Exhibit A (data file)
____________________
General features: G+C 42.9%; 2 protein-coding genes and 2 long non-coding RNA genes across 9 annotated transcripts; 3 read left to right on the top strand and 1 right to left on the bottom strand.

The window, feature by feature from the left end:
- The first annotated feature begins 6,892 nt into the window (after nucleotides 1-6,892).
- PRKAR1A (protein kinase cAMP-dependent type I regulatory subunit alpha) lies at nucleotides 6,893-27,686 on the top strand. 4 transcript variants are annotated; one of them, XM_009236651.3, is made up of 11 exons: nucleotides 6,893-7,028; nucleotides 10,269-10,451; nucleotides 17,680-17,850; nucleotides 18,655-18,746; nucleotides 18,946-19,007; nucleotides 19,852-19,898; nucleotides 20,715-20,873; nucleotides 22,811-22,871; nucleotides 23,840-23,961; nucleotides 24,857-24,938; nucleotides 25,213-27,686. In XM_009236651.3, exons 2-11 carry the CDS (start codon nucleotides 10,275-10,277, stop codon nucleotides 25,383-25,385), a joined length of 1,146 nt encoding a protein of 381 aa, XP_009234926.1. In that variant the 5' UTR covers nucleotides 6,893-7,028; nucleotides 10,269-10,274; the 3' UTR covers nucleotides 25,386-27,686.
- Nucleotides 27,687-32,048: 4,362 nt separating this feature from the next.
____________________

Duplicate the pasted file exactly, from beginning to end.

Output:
General features: G+C 42.9%; 2 protein-coding genes and 2 long non-coding RNA genes across 9 annotated transcripts; 3 read left to right on the top strand and 1 right to left on the bottom strand.

The window, feature by feature from the left end:
- The first annotated feature begins 6,892 nt into the window (after nucleotides 1-6,892).
- PRKAR1A (protein kinase cAMP-dependent type I regulatory subunit alpha) lies at nucleotides 6,893-27,686 on the top strand. 4 transcript variants are annotated; one of them, XM_009236651.3, is made up of 11 exons: nucleotides 6,893-7,028; nucleotides 10,269-10,451; nucleotides 17,680-17,850; nucleotides 18,655-18,746; nucleotides 18,946-19,007; nucleotides 19,852-19,898; nucleotides 20,715-20,873; nucleotides 22,811-22,871; nucleotides 23,840-23,961; nucleotides 24,857-24,938; nucleotides 25,213-27,686. In XM_009236651.3, exons 2-11 carry the CDS (start codon nucleotides 10,275-10,277, stop codon nucleotides 25,383-25,385), a joined length of 1,146 nt encoding a protein of 381 aa, XP_009234926.1. In that variant the 5' UTR covers nucleotides 6,893-7,028; nucleotides 10,269-10,274; the 3' UTR covers nucleotides 25,386-27,686.
- Nucleotides 27,687-32,048: 4,362 nt separating this feature from the next.